Up until this article was posted, the only people directly impacted at all by the acts of forgiveness were Brianna and the other people. That is no longer true because this article kind of makes those acts public, but we're all still third party observers of Brianna's specific acts of forgiveness.

This last bit is just my personal moral philosophy but I feel like internal forgiveness is almost always good, unless it leads to the victim getting back into a dangerous situation. Person-to-person forgiveness is similar but involves the person being forgiven. I think the discussion around "public forgiveness" is way more complicated morally and is related to rather public punishment in a specific situation is "good" or not.
posted by JZig at 2:14 PM on August 6 [3 favorites]


Can I be super ultra annoying and pedantic about this for one hot second, because it really grinds my gears when people use the word "forgiveness" to mean the same as "letting go of resentment".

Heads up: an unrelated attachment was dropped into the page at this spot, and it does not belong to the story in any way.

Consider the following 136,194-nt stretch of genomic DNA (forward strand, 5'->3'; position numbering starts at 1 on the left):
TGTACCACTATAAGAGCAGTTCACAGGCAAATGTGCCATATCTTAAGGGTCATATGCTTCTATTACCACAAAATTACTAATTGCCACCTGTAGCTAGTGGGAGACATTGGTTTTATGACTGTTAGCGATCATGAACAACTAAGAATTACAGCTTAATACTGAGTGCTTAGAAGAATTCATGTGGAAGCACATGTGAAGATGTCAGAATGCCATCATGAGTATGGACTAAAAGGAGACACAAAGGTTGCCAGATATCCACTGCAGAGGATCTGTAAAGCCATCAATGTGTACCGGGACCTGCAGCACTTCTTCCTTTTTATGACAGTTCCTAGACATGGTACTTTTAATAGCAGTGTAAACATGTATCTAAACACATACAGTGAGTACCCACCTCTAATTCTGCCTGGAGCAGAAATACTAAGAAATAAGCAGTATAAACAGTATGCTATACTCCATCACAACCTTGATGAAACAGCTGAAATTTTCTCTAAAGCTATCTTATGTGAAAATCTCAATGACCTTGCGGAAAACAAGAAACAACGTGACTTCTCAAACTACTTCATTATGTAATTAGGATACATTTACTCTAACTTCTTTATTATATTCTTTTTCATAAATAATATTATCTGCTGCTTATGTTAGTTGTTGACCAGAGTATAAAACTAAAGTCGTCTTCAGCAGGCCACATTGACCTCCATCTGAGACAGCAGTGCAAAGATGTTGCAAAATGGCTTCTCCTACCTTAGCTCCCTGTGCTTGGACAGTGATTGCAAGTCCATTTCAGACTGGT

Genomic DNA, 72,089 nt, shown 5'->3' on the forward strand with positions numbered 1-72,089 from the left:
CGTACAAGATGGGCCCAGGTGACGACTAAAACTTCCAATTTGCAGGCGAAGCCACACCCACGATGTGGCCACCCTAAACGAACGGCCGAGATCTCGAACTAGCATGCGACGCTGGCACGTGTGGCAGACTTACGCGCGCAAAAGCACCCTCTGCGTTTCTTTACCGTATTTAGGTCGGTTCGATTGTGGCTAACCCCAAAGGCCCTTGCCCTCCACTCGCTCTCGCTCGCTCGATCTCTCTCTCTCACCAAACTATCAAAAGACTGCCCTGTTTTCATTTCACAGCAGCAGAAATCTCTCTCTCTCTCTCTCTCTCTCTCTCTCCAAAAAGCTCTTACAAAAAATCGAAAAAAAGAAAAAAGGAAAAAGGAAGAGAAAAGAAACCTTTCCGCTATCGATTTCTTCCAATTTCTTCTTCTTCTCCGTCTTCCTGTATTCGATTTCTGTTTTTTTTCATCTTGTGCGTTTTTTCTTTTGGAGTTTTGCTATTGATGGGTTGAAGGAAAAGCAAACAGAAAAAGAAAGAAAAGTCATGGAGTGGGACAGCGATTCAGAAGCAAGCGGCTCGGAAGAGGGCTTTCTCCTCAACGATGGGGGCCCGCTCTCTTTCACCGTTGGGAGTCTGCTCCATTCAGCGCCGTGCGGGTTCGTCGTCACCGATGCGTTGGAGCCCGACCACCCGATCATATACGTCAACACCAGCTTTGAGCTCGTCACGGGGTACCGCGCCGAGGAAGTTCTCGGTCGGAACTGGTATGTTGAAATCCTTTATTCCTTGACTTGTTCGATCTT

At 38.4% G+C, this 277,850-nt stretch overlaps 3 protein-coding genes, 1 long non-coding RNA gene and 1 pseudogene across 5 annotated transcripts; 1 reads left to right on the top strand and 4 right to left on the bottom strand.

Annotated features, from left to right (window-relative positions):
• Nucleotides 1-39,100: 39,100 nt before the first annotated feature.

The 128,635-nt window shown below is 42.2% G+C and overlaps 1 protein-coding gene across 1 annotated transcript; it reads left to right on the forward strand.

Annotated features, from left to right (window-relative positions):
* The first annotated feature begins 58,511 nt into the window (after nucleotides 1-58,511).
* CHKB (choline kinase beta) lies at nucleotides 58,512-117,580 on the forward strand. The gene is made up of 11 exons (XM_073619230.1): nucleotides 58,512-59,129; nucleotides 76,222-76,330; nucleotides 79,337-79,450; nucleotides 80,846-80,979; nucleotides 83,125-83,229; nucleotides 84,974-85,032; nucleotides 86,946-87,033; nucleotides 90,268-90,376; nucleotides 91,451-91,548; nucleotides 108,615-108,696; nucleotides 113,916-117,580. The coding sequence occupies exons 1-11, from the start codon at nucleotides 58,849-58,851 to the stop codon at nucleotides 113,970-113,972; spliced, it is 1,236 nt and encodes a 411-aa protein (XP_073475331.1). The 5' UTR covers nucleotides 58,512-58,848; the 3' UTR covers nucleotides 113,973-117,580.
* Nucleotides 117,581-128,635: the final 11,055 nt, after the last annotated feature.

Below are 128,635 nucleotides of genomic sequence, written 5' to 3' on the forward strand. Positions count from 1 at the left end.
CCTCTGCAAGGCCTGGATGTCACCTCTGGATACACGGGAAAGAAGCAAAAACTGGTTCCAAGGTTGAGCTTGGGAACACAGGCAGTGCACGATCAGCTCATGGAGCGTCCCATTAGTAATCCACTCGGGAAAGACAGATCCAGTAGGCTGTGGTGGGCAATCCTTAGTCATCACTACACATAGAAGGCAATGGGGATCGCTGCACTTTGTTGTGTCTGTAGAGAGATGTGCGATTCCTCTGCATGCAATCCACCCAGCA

I think it's too simple to directly equate forgiveness with letting go of resentment, but I do think there's a strong relationship between the two, for a lot of people; the act of forgiving is a symbolic gesture that's tied to the letting go of resentment, the same way you might write down your negative thoughts in a letter and burn it into order to let go of those negative thoughts. (Or burn a box of your ex's stuff to get over your ex.) Obviously there's not a direct correlation - nothing about the actual fire itself directly affects your brain, nor does forgiving someone make it impossible to hang on to resentment - but that symbolic act can and often does have power, because we imbue it with meaning. (And it's more practical than finding an actual hatchet to bury, these days.)